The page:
physical readiness test (PRT: 1 1/2-mi run, 2 minutes of sit-ups, 2 minutes of push-ups, and a sit-reach test) (see Appendix B, Table B-1) as similar to tests used in the civilian sector by the Cooper Institute for Aerobics Research. Although the pass rate is 92 percent, Hernandez presented data showing the number of individuals who were separated from the Navy in 1995 due to repeated failure to pass the PRT (either the body fat portion or the PRT): 494 enlisted personnel and 1 officer. She also discussed the Navy body composition standards and the role of remedial fitness programs in meeting those standards.
MAJ Sylvia C. Friedman, USAF (1996), described the creation of the Air Force physical fitness program in response to a 1996 directive from the Air Force Secretary and Chief of Staff. The Air Force has mandated that Health and Wellness Centers be established at all Air Force bases. At present, there are 22 functioning centers; when the final goal is achieved, more than 75 centers will have been established. According to Friedman, these centers will be managed by health promotion managers who are within the wing commanders' chain of command. Attached to the centers will be civilian experts in exercise physiology, nutrition, and stress management who will prescribe exercise and diet programs, as well as stress management techniques. Finally, a fitness specialist will be attached to each center to run the fitness programs there. Mobile training teams will travel among the bases to train the trainers, to ensure adherence to programs, and to check procedures used for the cycle ergometry test that assesses physical fitness.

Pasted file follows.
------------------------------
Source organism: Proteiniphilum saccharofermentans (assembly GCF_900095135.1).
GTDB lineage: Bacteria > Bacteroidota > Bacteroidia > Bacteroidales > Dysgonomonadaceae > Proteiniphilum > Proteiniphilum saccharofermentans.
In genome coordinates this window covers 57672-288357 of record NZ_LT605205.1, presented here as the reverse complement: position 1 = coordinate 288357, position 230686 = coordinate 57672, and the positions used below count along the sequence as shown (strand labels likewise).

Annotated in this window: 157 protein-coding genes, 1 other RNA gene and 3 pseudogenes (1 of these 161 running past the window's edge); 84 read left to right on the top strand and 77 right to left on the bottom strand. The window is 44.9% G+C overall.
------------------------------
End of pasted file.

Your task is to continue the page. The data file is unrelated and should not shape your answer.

Friedman (1996) emphasized the need to market physical fitness programs to the troops and to the commanders in order to ensure acceptance of these programs as a tool to enhance readiness, rather than as a mechanism for passing a test. She emphasized the possibilities of greater work capacity and fewer sick days as positive outcomes that the commanders can understand.
The replacement of the 2-mi run with the cycle ergometry test as the Air Force's measure of physical fitness was also discussed. According to Friedman (1996), the rationale for this change, which occurred in 1992, appears to be that several people had died or suffered serious cardiovascular complications while doing the 2-mi run. Although both tests measure aerobic capacity, which the Air Force believes to be the best measure of total fitness and work capacity, the cycle ergometry test is a submaximal stress test, whereas the run was, at least for many people, a maximal stress test. During the discussion, Friedman explained that the annual pass rate is 81 percent, and while the Air Force hopes the new test will promote regular workouts, only 50 percent of personnel report doing regular physical activity. She also mentioned that no one as yet has correlated performance on the cycle ergometry test with performance on the PFTs used by the other three branches.
Further, according to Friedman (1996), personnel must be counseled not to rely on an exercycle for regular workouts, as it does not involve weight-bearing exercise and thus cannot help prevent osteoporosis. In response to a question on the effectiveness of the military's remedial fitness programs, Friedl (1996) remarked that the recidivism and drop-out rate from the Army program is still quite high, so that, as yet, there is a policy rather than a program in place.
A brief discussion ensued on the ability of women with low body weight to perform to expectations. While none of the speakers found a problem with this, Hernandez (1996) reminded the group that because each branch of the military has a different mission, each has different performance standards. This fact argues against a single (DoD-wide) accession standard.
In summary, all three speakers emphasized the following points: